@Deane: I don't know what is the hidden message in your example. Here, the Gaussian curvature at $(0,0)$ is nothing but the determinant of the Hessian of $f$ and the mean curvature is the trace. Were you aiming at something more specific? –  Dror Atariah Feb 21 '11 at 15:39
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It so happens that $1/\sqrt{K}$, where $K$ is the Gaussian curvature, is, in a sense, the average of the arithmetic mean radius of curvature and the radius of harmonic mean curvature. The calculation is explained in the "Merged radius of curvature" subsection of the Wikipedia article on radius of curvature. It is called the arithmetic-harmonic mean radius of curvature.

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In short, and hopefully as correct, $\sqrt{\frac{1}{K}}$ is the arithmetic-harmonic mean of the two principal curvature radii $\frac{1}{\kappa_i}$. –  Dror Atariah Feb 8 '11 at 15:15
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Deane's answer is similar to what I would have tried to say if I'd got here on time. I don't recall seeing the "Gaussian curvature radius" defined before, so I can't point you to other references. The definition is natural. On the one hand the bound on the distance to a conjugate point (Morse-Schönberg lemma) is given in terms of a bound on the Gaussian curvature radius, and on the other hand the Gaussian curvature radius provides an upper bound to the "maximal curvature radius"(reciprocal of the maximum of the absolute values of the principal curvatures). As Deane pointed out, these two curvature radii coincide on the sphere.

Since we are only using it as an upper bound, we just define it to be infinite if the curvature is non-positive. In flat or negatively curved spaces, conjugate points are not an issue; geodesics diverge.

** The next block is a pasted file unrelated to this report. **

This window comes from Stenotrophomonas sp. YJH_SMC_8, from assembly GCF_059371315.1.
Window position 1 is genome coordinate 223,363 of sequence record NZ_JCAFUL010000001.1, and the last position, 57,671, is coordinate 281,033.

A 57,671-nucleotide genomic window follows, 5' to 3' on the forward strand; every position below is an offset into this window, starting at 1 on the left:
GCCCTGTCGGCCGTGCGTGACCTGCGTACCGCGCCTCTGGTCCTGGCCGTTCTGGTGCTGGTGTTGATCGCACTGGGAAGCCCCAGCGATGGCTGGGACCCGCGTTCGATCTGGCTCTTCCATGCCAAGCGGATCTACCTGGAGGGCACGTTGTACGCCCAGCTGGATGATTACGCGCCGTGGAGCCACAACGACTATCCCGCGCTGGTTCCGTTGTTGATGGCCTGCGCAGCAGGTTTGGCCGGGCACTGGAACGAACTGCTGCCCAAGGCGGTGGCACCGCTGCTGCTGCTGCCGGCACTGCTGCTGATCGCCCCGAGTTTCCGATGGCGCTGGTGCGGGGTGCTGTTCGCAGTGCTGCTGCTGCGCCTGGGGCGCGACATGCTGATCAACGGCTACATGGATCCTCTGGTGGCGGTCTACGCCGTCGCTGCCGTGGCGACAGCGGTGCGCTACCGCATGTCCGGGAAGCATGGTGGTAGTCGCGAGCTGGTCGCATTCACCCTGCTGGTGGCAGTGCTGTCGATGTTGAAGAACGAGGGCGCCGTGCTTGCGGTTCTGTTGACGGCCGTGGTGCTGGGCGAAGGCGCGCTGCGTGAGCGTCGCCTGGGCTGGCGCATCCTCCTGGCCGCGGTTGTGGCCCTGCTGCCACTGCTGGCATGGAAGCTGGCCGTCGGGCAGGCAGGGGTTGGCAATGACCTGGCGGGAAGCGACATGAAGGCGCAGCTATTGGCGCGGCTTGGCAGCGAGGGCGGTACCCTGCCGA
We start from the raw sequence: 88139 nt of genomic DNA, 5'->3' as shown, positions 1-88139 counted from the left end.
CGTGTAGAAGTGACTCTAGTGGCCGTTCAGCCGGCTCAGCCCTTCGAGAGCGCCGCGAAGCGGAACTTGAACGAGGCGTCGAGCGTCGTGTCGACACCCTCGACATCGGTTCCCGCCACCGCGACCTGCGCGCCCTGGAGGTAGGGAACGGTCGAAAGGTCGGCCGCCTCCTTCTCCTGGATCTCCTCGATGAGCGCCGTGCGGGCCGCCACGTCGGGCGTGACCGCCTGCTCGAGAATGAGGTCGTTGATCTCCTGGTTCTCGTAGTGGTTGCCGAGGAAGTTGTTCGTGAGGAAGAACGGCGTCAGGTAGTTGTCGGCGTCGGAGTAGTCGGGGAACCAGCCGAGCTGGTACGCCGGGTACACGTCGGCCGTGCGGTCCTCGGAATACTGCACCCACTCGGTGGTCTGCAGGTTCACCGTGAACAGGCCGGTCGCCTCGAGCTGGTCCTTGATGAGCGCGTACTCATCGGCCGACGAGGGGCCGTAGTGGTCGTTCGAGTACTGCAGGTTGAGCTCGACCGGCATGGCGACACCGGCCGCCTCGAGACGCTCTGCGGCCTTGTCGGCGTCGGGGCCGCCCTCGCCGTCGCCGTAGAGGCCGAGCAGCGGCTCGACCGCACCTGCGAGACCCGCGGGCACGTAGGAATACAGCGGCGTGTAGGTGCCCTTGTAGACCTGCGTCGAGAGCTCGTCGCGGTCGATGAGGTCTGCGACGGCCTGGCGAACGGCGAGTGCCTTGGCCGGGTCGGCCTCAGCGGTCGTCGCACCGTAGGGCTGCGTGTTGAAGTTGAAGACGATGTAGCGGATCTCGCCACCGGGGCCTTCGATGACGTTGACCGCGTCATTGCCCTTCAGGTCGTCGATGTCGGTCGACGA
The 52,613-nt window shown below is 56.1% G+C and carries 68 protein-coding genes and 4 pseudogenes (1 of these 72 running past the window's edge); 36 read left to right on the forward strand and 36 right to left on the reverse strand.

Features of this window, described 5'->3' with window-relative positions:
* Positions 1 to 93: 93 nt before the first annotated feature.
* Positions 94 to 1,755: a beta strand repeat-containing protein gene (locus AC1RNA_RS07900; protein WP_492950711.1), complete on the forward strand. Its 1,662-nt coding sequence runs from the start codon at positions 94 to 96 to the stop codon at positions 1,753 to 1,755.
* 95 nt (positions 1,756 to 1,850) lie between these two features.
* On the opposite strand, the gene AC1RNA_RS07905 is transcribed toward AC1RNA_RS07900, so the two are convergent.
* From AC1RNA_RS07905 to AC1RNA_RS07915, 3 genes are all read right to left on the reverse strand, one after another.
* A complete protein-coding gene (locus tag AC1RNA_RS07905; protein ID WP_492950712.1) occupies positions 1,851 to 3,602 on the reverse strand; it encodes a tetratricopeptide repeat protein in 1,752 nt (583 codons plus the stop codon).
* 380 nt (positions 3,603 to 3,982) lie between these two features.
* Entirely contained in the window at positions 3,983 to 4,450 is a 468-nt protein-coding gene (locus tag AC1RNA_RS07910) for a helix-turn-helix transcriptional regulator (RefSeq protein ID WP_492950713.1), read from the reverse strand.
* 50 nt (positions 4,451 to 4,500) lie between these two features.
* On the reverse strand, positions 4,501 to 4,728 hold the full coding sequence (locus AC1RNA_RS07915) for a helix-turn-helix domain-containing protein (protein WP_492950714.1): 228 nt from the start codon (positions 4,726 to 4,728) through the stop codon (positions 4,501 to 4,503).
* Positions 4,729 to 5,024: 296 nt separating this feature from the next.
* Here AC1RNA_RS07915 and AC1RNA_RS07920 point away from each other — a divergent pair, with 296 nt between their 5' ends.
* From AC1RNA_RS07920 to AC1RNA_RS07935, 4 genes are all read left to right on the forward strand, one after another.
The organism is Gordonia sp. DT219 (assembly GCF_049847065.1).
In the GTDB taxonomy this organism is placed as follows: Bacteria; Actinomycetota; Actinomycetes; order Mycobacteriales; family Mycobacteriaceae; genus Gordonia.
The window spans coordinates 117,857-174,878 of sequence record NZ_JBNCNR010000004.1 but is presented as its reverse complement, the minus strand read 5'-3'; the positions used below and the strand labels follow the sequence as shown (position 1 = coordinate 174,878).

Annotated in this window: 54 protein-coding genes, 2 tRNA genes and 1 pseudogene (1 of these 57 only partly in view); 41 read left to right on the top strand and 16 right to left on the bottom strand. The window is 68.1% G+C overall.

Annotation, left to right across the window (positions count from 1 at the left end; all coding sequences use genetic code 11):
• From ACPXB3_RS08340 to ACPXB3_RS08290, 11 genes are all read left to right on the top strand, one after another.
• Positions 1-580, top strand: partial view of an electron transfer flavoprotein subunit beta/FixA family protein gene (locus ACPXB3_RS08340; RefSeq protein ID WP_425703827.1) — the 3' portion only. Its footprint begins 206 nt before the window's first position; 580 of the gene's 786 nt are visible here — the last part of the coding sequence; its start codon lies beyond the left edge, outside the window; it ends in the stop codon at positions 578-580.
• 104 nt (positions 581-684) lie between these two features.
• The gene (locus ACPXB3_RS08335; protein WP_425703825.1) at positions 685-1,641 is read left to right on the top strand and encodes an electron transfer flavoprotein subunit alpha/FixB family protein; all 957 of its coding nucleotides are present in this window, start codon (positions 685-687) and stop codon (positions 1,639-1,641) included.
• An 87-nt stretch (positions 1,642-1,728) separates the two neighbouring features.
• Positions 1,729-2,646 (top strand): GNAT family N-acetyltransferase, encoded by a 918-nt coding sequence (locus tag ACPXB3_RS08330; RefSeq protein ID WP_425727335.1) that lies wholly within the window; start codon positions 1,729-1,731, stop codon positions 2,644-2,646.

As to your alternative, $\rho_K(x) = 1/\sqrt{|K(x)|}$, I guess it depends on what you want to do. You are making a smaller sizing function, but why? The spirit of the Morse-Schönberg lemma is better captured without the absolute value signs. If the infinite values disturb you, you have not avoided them when the Gaussian curvature vanishes.

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@Ramsay: Why is this smaller? Smaller then what? I agree that it is not very helpful definition w.r.t. Morse-Schoenberg lemma. But it is a sizing function which is well defined for non-flat surfaces. At the moment I'm not sure what I want to do with this definition; I found it a natural generalization to a negatively curved surface case and I was wondering if it was investigated in the literature. –  Dror Atariah Feb 18 '11 at 10:22
    
By smaller I mean that $\rho_K(x) \leq \rho_G(x)$ for all $x$, where $\rho_G$ is the original definition. They agree everywhere except when the curvature is negative and $\rho_G$ provides no bound. I would be surprised if you found this to be a useful way to capture the geometry of negatively curved surfaces. Since it is purely intrinsic, you will never be able to control triangle normals this way, for example. It is not clear to me what is represented by the bound you're proposing to introduce. I don't recall seeing it anywhere previously. –  Ramsay Feb 18 '11 at 17:04